1970 – By 1989 – some four billion people, including 65 million Americans, would perish in the “Great Die-Off,” Paul Ehrlich, The Progressive, Earth Day edition.
1970 – “[By 1995] somewhere between 75 and 85 percent of all the species of living animals will be extinct.” Sen. Gaylord Nelson, quoting Dr. S. Dillon Ripley, Look magazine, April edition.
1970 – Because of increased dust, cloud cover and water vapor “…the planet will cool, the water vapor will fall and freeze, and a new Ice Age will be born,” Newsweek magazine, January 26th edition.
1970 – “Scientists have solid experimental and theoretical evidence to support… the following predictions: In a decade , urban dwellers will have to wear gas masks to survive air pollution.” Life magazine.
1970 – The world will be “…eleven degrees colder in the year 2000. This is about twice what it would take to put us into an ice age,” Kenneth Watt, Swarthmore University, April 19th edition.
1970 – “We are in an environmental crisis which threatens the survival of this nation, and of the world as a suitable place of human habitation,” biologist Barry Commoner, University of Washington, writing in the journal Environment, April edition.
1970 – “Man must stop pollution and conserve his resources, not merely to enhance existence but to save the race from the intolerable deteriorations and possible extinction,” The New York Times editorial, April 20th edition.
1970 – “By 1985, air pollution will have reduced the amount of sunlight reaching earth by one half…” Life magazine, January edition.
1970 – “Population will inevitably and completely outstrip whatever small increases in food supplies we make,” Paul Ehrlich, Mademoiselle magazine, April edition.
1970 – “…air pollution…is certainly going to take hundreds of thousands of lives in the next few years alone,” Paul Ehrlich, Mademoiselle magazine, April edition.
1973 – Ehrlich predicted that 200,000 Americans would die from air pollution, and that by 1980 the life expectancy of Americans would be 42 years.
1970 – “It is already too late to avoid mass starvation,” Earth Day organizer Denis Hayes, The Living Wilderness, Spring edition.
1970 – “By the year 2000…the entire world, with the exception of Western Europe, North America and Australia, will be in famine,” Peter Gunter, North Texas State University, The Living Wilderness, Spring edition.
1972 – Scientific American (Harrison Brown) looked at metal reserves and estimated that humanity would totally run out of copper shortly after 2000, and lead, zinc, tin, gold, and silver would be gone before 1990.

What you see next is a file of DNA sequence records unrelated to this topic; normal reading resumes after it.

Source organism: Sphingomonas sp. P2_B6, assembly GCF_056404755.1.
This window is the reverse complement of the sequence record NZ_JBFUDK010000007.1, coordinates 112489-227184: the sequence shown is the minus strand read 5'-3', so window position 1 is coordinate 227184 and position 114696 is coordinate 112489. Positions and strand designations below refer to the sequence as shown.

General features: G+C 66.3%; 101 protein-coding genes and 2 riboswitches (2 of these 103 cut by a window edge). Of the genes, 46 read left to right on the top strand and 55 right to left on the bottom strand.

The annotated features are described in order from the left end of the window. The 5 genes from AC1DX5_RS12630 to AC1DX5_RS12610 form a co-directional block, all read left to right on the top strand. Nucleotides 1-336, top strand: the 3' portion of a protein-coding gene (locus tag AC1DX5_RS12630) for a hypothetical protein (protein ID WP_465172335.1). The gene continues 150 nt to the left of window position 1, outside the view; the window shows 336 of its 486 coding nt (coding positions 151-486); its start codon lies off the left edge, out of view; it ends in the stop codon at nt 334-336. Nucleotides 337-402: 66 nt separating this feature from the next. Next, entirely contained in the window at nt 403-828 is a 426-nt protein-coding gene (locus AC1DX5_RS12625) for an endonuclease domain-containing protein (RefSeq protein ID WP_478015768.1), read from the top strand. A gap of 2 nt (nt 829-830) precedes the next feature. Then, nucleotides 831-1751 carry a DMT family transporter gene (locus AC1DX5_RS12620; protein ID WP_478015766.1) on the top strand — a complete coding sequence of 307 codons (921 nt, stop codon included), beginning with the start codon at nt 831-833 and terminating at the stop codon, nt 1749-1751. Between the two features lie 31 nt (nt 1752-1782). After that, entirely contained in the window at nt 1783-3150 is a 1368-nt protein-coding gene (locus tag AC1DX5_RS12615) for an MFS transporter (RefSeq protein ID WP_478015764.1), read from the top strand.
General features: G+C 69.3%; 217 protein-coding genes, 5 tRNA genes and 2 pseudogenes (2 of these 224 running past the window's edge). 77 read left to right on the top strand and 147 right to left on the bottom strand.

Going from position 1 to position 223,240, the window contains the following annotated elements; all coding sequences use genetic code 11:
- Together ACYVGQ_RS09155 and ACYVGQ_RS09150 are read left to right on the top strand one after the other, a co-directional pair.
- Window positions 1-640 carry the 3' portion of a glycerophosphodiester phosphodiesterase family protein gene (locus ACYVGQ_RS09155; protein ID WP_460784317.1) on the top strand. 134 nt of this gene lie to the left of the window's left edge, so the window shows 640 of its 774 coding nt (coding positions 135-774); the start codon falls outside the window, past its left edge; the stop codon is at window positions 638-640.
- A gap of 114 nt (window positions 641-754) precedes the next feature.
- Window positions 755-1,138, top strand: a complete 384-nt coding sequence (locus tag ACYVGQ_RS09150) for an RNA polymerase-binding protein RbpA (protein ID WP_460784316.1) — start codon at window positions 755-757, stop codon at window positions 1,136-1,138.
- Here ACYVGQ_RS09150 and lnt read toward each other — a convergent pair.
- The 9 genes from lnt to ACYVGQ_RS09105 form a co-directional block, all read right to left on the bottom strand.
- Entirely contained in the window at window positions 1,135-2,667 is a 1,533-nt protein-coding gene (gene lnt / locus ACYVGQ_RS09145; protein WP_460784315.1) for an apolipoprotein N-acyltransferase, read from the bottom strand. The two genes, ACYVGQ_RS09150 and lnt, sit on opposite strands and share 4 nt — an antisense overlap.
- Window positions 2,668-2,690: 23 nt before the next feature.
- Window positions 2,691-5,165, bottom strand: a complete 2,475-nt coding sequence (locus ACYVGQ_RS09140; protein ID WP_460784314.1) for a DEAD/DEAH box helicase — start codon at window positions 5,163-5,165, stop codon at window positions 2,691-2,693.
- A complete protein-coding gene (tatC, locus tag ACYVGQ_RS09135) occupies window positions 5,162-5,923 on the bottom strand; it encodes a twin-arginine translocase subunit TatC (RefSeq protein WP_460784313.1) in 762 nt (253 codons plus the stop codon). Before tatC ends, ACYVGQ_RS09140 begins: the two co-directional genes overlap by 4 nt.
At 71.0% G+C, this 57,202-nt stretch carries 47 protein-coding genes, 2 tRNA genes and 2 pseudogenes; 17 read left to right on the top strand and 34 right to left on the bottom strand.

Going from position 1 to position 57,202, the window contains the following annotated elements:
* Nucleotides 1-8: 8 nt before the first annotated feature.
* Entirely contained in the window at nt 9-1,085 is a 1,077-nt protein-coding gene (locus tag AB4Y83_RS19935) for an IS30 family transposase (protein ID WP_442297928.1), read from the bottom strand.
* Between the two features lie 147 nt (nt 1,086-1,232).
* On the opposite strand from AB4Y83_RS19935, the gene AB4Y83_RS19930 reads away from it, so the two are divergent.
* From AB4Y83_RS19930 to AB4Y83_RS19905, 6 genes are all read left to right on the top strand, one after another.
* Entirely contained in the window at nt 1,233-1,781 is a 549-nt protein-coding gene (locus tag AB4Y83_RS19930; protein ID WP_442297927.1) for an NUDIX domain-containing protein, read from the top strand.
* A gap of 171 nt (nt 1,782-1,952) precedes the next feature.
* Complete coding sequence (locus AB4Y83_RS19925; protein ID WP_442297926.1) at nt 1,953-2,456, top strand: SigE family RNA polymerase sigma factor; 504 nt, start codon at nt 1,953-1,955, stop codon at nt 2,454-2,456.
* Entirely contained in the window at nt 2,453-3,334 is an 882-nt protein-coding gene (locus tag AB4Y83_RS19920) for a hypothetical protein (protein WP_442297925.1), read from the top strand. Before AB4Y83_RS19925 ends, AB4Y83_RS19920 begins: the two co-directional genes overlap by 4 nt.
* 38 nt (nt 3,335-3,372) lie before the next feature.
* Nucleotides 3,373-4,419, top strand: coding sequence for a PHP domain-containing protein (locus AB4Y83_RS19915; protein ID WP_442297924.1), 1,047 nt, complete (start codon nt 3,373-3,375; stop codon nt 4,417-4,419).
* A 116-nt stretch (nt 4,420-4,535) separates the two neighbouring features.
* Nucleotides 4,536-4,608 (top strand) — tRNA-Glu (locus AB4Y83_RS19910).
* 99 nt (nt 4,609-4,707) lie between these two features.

On Earth Day 2022, new predictions will be made about looming environmental disasters. If past experience is any guide, these predictions will be wrong. People concerned about our planet’s future should be wary of statements from activists and other interested groups, to stay focused on real environmental concerns instead of wasting time and scarce public resources on fear-filled predictions that never happen.
Reckless and irresponsible predictions spread misinformation and undermine people’s confidence in scientists, making the public feel it’s been lied to. When scientists and elected leaders lose credibility it becomes difficult to develop smart policies that have popular support, that protect the environment, and which serve the whole community.
It is not enough to point out how often environmental activists and politically active scientists have been wrong. We have to learn from their mistakes. Learning from the past gives us a better understanding of our world and the real threats that face it.
By being skeptical about routine portents of doom, we can stay focused on the real threats that face our planet, and on the reasonable and achievable actions we as a society can take to meet them
Paul Guppy is the Vice President for Research at Washington Policy Center. He is a graduate of Seattle University and holds graduate degrees from Claremont Graduate University and the London School of Economics. He worked for 12 years in the U.S. Congress as a Chief of Staff and Legislative Director. As the Vice President for Research, he writes extensively on tax policy, public finance and other issues. He is a frequent commentator on radio and TV news programs, and in newspapers across the state.